This morning I took my first airboat ride in twenty years through Everglades Private Airboat Tours. I had made the appointment for 9:30 am however I arrived twenty minutes earlier than expected, which was good because the staff here do recommend that you arrive 15 minutes before your boat departs. As I waited for the captain of the airboat I was assigned to was ready for me, I looked around the company’s small little gift shop,which contained books, alligator plush toys, souvenir alligator heads, t-shirts saying Everglades Private Airboat Tours on the front pocket, snacks and beverages and hats. There was also a television playing scenes and interviews with some of the drivers. Finally, the captain I was assigned to came in, asking me “are you ready?” I replied with a yes and followed him outside towards the dock and his airboat. As I walked behind the captain towards the dock I noticed that there was a sign that cautioned for all visitors to refrain from heading to and from the airboats unless accompanied by the captain they’ve been assigned to. I took comfort in seeing this because this policy told me that they want their guests supervised at all times by their assigned captain possibly as a safety precaution for them but also to make sure the number of guests there at the time have been accounted for by the front desk and have properly paid for the excursion before heading towards the dock. This sign showed me that the owners have spent a lot of time working on organizing the tours in regards to when boats leave and come back, assigning paid guests to each get a chance to ride that day but also to insure the safety of their passengers.
Once I got onto the airboat, my captain introduced himself, asked me where I was from, and informed me to make sure that any easily detachable items I had like a hat or flip flops were secured in my hands and/or belongings because the fan mechanism that propels the boat will drag and destroy items like this so he wanted to make sure that I had them taken care of before he started the boat.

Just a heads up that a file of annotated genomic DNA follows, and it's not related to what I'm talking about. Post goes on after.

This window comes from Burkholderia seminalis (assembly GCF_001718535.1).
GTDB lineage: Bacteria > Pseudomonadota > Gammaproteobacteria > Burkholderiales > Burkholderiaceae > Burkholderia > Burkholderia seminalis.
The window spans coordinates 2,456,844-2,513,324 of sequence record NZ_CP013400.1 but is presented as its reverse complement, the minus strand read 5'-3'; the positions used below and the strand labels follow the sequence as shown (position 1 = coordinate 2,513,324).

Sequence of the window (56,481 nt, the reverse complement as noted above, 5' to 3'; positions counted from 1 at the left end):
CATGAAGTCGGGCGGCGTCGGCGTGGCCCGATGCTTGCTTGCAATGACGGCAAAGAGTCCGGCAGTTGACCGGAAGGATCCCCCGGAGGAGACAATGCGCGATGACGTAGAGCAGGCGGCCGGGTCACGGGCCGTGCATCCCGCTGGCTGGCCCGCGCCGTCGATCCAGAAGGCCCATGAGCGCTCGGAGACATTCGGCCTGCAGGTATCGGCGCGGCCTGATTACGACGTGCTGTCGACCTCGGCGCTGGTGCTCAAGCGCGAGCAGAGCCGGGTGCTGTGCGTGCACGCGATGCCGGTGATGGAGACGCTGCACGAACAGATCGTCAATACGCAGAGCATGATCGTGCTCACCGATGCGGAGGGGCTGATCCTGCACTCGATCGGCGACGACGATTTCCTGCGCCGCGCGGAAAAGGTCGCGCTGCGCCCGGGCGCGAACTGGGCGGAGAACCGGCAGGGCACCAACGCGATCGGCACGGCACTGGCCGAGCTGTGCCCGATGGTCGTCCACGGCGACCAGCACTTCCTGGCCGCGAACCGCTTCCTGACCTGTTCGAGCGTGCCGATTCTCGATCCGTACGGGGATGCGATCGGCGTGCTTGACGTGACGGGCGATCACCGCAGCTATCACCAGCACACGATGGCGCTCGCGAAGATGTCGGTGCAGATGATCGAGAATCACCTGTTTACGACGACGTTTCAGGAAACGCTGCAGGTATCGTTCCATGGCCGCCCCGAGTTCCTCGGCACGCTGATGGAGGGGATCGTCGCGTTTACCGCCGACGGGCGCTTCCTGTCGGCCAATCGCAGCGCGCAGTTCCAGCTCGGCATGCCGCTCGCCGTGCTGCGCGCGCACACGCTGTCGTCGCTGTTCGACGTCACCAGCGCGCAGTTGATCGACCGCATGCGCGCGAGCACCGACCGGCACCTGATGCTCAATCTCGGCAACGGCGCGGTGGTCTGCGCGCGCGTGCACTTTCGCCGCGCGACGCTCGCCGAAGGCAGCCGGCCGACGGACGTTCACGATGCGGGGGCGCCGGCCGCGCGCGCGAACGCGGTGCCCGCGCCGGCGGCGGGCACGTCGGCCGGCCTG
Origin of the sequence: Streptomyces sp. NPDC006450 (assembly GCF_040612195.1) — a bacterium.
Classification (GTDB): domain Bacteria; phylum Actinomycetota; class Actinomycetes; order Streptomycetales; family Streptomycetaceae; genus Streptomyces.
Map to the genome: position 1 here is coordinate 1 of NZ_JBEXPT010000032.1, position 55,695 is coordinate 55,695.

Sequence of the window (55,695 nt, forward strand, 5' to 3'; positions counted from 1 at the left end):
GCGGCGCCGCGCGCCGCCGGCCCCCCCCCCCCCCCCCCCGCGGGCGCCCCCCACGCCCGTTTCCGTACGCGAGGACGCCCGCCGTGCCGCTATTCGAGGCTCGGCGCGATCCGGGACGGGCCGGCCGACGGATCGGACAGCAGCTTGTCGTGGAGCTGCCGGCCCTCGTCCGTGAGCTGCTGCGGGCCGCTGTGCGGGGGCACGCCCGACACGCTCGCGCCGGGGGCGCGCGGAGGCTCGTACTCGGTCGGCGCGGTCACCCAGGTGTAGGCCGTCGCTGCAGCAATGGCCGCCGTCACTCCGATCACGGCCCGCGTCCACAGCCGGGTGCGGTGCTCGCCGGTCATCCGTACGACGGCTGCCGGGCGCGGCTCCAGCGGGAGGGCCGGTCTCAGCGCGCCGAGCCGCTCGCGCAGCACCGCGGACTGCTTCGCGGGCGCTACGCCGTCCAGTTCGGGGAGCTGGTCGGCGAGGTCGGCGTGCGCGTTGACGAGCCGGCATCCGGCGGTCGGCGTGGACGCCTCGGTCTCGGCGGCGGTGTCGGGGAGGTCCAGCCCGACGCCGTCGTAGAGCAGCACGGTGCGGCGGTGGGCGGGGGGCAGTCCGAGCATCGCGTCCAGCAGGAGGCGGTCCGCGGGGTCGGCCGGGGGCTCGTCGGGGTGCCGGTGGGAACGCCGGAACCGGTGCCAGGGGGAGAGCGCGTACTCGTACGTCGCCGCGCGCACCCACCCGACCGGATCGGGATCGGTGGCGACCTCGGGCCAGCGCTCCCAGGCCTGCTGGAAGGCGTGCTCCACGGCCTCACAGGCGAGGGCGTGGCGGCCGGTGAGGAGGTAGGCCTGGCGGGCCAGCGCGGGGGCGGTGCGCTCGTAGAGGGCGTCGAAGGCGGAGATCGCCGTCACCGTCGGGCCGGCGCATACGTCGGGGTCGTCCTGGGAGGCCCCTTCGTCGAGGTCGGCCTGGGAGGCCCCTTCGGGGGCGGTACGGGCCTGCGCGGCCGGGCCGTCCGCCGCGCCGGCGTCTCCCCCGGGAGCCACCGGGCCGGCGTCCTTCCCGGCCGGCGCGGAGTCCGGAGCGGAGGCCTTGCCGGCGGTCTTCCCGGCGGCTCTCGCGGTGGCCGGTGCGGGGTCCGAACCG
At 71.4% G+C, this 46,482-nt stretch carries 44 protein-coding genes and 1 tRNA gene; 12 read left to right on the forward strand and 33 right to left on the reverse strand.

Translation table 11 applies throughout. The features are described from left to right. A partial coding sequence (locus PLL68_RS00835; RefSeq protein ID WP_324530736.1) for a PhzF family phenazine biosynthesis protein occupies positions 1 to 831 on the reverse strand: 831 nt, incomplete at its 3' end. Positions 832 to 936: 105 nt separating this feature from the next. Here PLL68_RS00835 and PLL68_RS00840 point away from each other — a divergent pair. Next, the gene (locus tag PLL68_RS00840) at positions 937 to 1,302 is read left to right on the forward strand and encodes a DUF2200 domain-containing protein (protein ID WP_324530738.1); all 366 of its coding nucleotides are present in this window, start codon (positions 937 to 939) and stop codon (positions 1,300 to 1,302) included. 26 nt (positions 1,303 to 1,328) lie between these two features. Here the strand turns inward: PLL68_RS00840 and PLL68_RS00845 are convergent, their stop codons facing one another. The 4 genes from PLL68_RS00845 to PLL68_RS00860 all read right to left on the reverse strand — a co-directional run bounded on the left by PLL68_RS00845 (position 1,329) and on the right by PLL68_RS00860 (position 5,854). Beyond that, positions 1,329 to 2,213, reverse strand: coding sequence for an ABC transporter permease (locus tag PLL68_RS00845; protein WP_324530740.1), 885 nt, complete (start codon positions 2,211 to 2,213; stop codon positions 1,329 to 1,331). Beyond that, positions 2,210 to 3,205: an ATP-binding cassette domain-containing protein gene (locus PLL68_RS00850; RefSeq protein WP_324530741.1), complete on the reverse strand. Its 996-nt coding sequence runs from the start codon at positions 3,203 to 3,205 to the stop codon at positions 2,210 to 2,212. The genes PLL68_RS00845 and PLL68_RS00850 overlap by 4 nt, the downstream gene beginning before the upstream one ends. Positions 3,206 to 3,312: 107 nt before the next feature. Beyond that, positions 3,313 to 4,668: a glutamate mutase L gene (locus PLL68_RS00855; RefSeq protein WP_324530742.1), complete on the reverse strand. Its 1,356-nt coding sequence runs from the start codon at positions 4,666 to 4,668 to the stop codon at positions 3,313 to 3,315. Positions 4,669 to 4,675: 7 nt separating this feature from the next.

As the tour started he and I talked a little bit where I was from, what I was doing and what brought me here today. I’m originally from Everglades City I told him but I’ve lived in South Carolina, France and Massachusetts for the past ten years; ironically I went to school with both his daughter and son.
So the tour took full swing through the private estuary that the Everglades Private Airboat Tours owns; I was the only one on board so I certainly felt like I was getting a private tour with my own personal guide, however if you come and do this you might end up taking it with at least ten other people depending on what time of day and year you come by. I was recommended to come before 10:30 am because it was less crowded.
Anyway, the airboat winded down the watery path that was framed by tall saw grass and various species of mangroves. Eventually the captain decided to speed up, which increased the wind speed, causing my hair to blow in the wind behind my head but also for the landscape to wisp past this unique sample of the Everglades ecosystem. The water was very still, despite the boat’s presence, making it appear that the mangroves and grass were upon a glass surface and that we were gliding above it.
As you can see, I did get to see some wildlife. In total, I saw three alligators, primarily females and six rosette spoonbills. According to my captain, the Everglades is currently experiencing one of the most unique changes found in nature-a rush of salt water in exchange of fresh water. My captain stopped in order to show me how one can physically see this change occurring- “Look at the water and see how brackish and muggy it’s gettn’? That’s the salt water comin’ in more and replacing the salt water. This happens always around this time of year, which is going to cause certain animals like the alligators to move to parts of the Everglades where there is fresh water.” I then asked him about the famous fact that the Everglades is the only known ecosystem in the world that sustains both alligators and crocodiles. “Oh yeah, you start to see more crocodiles this time of year because of the salt water,” he replied. “Well then where do the alligators go?” “They move up north, literally across the other side of the road because over in that part of the glades some fresh water ponds still remain in tact.”